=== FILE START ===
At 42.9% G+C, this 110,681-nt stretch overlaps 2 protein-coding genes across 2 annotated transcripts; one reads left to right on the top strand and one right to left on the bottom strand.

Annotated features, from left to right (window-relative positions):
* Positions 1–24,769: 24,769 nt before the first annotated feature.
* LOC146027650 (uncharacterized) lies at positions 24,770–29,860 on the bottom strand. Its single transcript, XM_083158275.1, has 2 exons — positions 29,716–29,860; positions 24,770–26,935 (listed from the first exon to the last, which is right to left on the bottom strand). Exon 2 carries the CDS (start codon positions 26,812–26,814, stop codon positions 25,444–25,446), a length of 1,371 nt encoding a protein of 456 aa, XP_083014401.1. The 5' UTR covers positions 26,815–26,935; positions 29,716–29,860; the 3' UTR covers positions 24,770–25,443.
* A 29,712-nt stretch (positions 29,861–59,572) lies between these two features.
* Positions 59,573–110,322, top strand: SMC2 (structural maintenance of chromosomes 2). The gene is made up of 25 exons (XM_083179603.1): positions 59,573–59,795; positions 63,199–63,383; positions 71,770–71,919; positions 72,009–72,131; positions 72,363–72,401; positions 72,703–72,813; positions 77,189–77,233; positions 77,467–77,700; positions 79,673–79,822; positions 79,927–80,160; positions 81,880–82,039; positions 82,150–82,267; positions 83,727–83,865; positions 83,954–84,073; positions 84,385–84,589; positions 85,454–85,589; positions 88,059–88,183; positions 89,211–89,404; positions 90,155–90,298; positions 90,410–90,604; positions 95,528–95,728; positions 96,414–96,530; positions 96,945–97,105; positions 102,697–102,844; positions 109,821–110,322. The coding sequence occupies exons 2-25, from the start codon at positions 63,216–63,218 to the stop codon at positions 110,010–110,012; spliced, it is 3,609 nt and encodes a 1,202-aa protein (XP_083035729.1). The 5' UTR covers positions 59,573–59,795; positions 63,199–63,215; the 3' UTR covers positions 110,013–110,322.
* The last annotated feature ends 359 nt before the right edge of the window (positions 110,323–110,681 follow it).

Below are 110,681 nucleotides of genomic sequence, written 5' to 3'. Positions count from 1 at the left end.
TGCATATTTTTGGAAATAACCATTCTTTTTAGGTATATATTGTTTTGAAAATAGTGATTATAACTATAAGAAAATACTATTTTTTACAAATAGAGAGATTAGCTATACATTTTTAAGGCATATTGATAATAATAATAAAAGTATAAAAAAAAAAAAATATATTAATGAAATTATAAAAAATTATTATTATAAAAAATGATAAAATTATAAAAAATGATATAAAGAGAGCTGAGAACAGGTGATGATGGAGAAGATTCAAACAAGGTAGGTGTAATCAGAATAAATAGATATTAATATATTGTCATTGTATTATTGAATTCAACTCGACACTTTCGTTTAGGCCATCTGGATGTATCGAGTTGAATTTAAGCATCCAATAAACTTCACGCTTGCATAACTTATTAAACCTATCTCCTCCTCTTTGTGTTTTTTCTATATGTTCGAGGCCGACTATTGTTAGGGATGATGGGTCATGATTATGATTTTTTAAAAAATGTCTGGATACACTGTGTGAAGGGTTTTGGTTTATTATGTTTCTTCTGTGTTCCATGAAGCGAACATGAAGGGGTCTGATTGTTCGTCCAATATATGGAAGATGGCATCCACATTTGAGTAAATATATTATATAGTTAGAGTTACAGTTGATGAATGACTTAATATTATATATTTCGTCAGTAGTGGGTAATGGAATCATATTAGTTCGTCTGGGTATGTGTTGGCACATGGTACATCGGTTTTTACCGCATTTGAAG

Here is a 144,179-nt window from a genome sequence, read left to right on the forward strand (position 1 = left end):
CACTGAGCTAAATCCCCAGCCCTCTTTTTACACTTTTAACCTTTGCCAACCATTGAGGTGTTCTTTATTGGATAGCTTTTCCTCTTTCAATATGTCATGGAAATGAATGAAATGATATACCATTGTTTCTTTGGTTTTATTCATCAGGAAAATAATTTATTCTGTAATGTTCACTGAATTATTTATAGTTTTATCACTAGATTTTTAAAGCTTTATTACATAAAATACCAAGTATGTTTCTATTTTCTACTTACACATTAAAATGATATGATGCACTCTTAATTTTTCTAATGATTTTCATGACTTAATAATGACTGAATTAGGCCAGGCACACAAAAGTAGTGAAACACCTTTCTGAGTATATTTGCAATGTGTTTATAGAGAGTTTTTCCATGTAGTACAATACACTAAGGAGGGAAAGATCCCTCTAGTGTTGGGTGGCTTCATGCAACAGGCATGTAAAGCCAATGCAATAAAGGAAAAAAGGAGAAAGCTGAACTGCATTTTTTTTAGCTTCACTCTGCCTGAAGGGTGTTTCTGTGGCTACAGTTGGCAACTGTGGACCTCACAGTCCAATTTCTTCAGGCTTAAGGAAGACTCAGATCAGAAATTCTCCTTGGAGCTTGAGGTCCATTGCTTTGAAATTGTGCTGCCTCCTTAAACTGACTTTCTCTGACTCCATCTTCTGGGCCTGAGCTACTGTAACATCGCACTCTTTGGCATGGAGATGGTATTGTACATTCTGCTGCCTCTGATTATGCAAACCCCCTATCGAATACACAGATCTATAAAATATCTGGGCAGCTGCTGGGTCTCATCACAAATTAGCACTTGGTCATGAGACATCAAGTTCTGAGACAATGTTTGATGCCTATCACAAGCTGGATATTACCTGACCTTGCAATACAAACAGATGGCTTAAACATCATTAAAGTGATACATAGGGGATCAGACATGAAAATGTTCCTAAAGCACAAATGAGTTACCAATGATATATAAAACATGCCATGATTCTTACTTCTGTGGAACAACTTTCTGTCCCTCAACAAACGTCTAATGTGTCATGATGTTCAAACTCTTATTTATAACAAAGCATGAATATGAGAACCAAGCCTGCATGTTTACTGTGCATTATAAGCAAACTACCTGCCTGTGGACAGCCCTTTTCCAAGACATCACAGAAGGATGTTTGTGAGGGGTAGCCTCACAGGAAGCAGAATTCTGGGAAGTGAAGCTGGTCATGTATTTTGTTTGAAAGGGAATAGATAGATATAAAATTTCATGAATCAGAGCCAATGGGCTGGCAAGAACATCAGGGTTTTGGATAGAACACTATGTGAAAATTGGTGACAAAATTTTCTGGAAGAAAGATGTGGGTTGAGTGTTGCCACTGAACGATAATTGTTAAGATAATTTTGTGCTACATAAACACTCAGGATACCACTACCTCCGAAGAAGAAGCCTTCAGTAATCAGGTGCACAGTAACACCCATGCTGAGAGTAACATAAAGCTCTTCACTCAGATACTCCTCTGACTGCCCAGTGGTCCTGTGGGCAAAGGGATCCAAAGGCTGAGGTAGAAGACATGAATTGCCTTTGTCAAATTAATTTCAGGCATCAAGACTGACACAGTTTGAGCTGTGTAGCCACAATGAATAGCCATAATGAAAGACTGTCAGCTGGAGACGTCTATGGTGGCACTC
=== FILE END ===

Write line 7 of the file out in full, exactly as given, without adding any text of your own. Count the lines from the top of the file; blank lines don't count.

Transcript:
* The last annotated feature ends 359 nt before the right edge of the window (positions 110,323–110,681 follow it).